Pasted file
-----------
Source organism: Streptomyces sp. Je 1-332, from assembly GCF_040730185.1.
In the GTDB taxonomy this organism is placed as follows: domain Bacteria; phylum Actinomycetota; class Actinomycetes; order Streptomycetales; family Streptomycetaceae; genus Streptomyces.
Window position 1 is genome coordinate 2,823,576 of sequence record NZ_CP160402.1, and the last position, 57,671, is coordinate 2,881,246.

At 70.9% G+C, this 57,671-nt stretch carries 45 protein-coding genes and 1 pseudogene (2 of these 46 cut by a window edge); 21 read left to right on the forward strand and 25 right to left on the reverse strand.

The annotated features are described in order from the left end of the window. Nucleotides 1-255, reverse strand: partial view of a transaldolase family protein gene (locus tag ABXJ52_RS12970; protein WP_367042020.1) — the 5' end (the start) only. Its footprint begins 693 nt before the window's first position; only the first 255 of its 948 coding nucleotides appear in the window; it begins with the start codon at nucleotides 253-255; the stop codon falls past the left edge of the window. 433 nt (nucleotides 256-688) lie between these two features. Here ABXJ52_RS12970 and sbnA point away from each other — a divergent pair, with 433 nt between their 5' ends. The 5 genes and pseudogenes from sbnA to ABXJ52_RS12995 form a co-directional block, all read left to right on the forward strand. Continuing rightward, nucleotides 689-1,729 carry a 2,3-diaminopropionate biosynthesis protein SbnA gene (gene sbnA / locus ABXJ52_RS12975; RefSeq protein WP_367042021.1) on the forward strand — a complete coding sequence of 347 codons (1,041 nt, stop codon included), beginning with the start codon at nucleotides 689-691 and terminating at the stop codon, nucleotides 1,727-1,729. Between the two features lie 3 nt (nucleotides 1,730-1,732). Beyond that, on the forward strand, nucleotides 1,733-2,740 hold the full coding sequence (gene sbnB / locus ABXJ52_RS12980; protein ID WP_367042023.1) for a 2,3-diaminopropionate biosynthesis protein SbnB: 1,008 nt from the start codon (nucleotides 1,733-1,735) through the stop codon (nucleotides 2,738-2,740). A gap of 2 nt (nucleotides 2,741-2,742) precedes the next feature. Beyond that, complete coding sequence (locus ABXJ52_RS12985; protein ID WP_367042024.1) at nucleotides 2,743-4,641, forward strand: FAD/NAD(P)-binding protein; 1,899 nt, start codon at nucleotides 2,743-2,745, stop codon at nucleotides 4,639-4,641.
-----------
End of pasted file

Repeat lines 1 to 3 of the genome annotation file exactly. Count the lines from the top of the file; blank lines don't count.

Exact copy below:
Source organism: Streptomyces sp. Je 1-332, from assembly GCF_040730185.1.
In the GTDB taxonomy this organism is placed as follows: domain Bacteria; phylum Actinomycetota; class Actinomycetes; order Streptomycetales; family Streptomycetaceae; genus Streptomyces.
Window position 1 is genome coordinate 2,823,576 of sequence record NZ_CP160402.1, and the last position, 57,671, is coordinate 2,881,246.